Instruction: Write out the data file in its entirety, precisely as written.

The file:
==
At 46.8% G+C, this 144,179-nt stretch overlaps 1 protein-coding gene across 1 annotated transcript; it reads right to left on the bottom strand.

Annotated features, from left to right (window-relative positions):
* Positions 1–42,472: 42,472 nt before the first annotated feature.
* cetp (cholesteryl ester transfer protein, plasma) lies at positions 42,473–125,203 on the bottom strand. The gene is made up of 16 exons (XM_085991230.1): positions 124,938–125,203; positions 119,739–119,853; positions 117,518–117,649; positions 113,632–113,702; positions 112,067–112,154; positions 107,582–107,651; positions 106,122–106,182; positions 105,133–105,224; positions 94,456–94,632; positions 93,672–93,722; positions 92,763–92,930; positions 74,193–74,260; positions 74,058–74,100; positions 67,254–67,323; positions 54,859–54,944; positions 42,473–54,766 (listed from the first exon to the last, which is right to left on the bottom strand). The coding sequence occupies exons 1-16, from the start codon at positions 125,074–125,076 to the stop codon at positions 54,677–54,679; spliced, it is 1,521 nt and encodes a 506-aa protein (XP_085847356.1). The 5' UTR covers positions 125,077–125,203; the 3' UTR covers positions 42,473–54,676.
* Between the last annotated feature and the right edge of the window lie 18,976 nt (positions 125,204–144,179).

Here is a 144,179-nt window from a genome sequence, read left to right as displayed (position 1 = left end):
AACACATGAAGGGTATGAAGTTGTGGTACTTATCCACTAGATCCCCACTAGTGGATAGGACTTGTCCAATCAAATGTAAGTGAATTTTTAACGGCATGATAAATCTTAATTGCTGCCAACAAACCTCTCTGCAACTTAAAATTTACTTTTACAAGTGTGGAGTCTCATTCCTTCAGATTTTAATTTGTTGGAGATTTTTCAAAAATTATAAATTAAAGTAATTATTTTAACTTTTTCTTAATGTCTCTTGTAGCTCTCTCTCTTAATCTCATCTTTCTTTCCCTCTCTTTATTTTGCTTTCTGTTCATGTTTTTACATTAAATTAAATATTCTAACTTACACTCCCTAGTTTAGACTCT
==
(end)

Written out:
At 46.8% G+C, this 144,179-nt stretch overlaps 1 protein-coding gene across 1 annotated transcript; it reads right to left on the bottom strand.

Annotated features, from left to right (window-relative positions):
* Positions 1–42,472: 42,472 nt before the first annotated feature.
* cetp (cholesteryl ester transfer protein, plasma) lies at positions 42,473–125,203 on the bottom strand. The gene is made up of 16 exons (XM_085991230.1): positions 124,938–125,203; positions 119,739–119,853; positions 117,518–117,649; positions 113,632–113,702; positions 112,067–112,154; positions 107,582–107,651; positions 106,122–106,182; positions 105,133–105,224; positions 94,456–94,632; positions 93,672–93,722; positions 92,763–92,930; positions 74,193–74,260; positions 74,058–74,100; positions 67,254–67,323; positions 54,859–54,944; positions 42,473–54,766 (listed from the first exon to the last, which is right to left on the bottom strand). The coding sequence occupies exons 1-16, from the start codon at positions 125,074–125,076 to the stop codon at positions 54,677–54,679; spliced, it is 1,521 nt and encodes a 506-aa protein (XP_085847356.1). The 5' UTR covers positions 125,077–125,203; the 3' UTR covers positions 42,473–54,676.
* Between the last annotated feature and the right edge of the window lie 18,976 nt (positions 125,204–144,179).

Here is a 144,179-nt window from a genome sequence, read left to right as displayed (position 1 = left end):
AACACATGAAGGGTATGAAGTTGTGGTACTTATCCACTAGATCCCCACTAGTGGATAGGACTTGTCCAATCAAATGTAAGTGAATTTTTAACGGCATGATAAATCTTAATTGCTGCCAACAAACCTCTCTGCAACTTAAAATTTACTTTTACAAGTGTGGAGTCTCATTCCTTCAGATTTTAATTTGTTGGAGATTTTTCAAAAATTATAAATTAAAGTAATTATTTTAACTTTTTCTTAATGTCTCTTGTAGCTCTCTCTCTTAATCTCATCTTTCTTTCCCTCTCTTTATTTTGCTTTCTGTTCATGTTTTTACATTAAATTAAATATTCTAACTTACACTCCCTAGTTTAGACTCT